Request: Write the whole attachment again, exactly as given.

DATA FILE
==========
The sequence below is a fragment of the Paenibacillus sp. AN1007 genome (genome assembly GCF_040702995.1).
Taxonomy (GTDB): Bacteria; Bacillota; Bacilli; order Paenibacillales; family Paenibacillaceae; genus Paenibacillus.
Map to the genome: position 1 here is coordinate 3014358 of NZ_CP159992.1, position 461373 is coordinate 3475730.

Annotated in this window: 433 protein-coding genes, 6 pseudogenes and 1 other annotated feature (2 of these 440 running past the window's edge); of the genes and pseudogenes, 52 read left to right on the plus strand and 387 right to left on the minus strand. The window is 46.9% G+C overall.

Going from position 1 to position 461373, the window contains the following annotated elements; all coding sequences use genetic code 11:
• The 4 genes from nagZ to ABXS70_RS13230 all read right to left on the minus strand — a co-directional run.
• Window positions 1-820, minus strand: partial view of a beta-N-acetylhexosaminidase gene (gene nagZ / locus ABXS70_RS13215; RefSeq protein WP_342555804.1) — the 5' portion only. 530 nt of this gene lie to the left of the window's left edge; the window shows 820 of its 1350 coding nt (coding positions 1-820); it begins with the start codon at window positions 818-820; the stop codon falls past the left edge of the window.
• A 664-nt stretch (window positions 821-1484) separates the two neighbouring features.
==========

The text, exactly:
The sequence below is a fragment of the Paenibacillus sp. AN1007 genome (genome assembly GCF_040702995.1).
Taxonomy (GTDB): Bacteria; Bacillota; Bacilli; order Paenibacillales; family Paenibacillaceae; genus Paenibacillus.
Map to the genome: position 1 here is coordinate 3014358 of NZ_CP159992.1, position 461373 is coordinate 3475730.

Annotated in this window: 433 protein-coding genes, 6 pseudogenes and 1 other annotated feature (2 of these 440 running past the window's edge); of the genes and pseudogenes, 52 read left to right on the plus strand and 387 right to left on the minus strand. The window is 46.9% G+C overall.

Going from position 1 to position 461373, the window contains the following annotated elements; all coding sequences use genetic code 11:
• The 4 genes from nagZ to ABXS70_RS13230 all read right to left on the minus strand — a co-directional run.
• Window positions 1-820, minus strand: partial view of a beta-N-acetylhexosaminidase gene (gene nagZ / locus ABXS70_RS13215; RefSeq protein WP_342555804.1) — the 5' portion only. 530 nt of this gene lie to the left of the window's left edge; the window shows 820 of its 1350 coding nt (coding positions 1-820); it begins with the start codon at window positions 818-820; the stop codon falls past the left edge of the window.
• A 664-nt stretch (window positions 821-1484) separates the two neighbouring features.